Looking back into history, that is always a valid question – why? Caught up in the moment and the passions of nationalism, tribalism or religious fervor people say and think one thing, but at some point afterwards, it is difficult, if not impossible, to find anyone who still believes the mantras of war.  Time simply acts to change one’s perspectives, but how much time does it take to let go of the emotions of the moment and take a more objective point of view? Some times not much.

Lately groups of radical Salafis, they are calling themselves committees and model their committees around the Saudi Committee for the Promotion of Virtue and Prevention of Vice, have been going around Egypt trying to impose their values on public behavior.  They have been telling shop owners “they could no longer sell ‘indecent’ clothing, barbers could no longer shave men’s beards, and that all retail businesses should expect regular and surprise inspections to check for compliance.  The have also smashed Christmas trees and decorations in front of stores and malls, declaring the celebration of Christmas “haram” or forbidden.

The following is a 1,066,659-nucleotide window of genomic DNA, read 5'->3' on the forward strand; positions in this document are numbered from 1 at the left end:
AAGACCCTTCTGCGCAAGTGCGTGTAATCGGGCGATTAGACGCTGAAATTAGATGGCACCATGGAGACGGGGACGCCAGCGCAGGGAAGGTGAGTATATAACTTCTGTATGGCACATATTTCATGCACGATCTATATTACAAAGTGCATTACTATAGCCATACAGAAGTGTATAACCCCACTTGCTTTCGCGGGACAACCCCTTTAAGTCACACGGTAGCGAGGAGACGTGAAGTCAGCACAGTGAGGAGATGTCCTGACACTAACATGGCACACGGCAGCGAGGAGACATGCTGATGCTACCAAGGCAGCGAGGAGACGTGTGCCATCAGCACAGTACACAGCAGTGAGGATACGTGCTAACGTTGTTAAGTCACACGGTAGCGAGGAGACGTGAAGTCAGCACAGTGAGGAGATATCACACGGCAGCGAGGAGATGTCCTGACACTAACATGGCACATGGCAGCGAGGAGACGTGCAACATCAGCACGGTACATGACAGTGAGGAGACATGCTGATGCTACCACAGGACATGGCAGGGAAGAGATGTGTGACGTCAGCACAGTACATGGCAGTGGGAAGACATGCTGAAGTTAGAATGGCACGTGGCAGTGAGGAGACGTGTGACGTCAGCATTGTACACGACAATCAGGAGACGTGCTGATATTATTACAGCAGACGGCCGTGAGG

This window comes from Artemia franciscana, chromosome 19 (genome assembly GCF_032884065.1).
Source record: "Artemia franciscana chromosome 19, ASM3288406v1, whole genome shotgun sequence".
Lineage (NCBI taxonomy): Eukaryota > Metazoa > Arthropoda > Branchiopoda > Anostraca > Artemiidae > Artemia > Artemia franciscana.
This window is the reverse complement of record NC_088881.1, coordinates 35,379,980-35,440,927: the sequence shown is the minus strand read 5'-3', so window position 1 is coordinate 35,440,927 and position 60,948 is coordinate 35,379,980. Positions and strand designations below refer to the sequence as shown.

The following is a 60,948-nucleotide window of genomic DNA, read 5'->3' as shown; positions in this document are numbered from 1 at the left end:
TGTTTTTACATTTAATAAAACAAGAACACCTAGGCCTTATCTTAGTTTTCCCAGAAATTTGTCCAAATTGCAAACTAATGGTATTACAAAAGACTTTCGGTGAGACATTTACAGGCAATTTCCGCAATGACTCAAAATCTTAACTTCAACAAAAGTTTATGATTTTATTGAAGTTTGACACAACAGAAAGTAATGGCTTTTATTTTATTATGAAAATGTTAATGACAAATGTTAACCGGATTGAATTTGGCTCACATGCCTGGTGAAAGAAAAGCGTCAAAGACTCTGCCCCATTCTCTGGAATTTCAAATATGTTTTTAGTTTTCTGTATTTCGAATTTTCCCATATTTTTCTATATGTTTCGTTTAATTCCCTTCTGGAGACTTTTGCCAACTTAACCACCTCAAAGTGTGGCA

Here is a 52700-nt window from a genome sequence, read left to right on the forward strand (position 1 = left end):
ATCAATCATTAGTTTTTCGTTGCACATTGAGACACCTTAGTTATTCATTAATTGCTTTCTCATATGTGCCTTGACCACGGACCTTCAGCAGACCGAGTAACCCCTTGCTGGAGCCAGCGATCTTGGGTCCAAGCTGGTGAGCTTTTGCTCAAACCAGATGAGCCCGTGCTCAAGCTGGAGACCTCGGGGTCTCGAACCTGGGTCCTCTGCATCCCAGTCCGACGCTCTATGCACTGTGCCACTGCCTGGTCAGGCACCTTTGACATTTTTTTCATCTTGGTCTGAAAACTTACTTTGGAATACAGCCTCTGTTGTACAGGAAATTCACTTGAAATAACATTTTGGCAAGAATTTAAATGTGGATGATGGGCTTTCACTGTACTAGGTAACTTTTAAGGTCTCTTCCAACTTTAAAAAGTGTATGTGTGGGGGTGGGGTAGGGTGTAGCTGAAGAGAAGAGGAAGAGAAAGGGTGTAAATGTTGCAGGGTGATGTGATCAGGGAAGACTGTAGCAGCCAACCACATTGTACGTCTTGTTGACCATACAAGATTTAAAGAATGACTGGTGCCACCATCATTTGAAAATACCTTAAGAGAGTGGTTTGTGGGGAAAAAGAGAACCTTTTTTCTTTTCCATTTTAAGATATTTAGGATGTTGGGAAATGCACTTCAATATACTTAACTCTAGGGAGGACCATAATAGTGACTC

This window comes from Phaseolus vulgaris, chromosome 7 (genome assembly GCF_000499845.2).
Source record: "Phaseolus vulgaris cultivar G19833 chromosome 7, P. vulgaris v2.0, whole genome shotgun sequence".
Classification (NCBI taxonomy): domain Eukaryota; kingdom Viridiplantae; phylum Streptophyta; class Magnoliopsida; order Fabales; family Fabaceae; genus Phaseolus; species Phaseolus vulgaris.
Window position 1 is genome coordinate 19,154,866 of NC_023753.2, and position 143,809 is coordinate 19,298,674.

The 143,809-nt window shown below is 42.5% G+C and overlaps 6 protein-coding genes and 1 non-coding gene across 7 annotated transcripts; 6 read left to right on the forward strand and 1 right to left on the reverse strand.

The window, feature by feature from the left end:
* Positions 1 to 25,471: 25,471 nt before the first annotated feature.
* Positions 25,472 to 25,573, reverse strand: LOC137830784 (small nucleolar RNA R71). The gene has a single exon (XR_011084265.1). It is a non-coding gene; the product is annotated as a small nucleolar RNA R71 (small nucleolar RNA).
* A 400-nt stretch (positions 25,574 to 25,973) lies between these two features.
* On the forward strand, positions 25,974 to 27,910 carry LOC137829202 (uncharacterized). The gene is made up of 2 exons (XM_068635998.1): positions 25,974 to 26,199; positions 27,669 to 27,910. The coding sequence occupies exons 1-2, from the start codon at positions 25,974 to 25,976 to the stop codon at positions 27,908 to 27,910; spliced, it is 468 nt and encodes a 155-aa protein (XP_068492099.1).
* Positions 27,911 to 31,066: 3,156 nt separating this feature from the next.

In one town they raided a beauty salon, telling the women their behavior was indecent and they would be punished if they did not cease, close the shop and go home behave like modest, observant Muslim women.  The women took exception, beat the enforcers with canes and kicked them into the streets.  The committee has also met some resistance from more official, Muslim sources, Al Azhar suggested the group had no legitimacy.   Al-Nour, the official Salafi party denies any connection with the group, even though al-Nour is the party that got the votes the committee claims gives it a mandate.  The group’s response to Al Azhar was au contraire, “we have a mandate from the people.”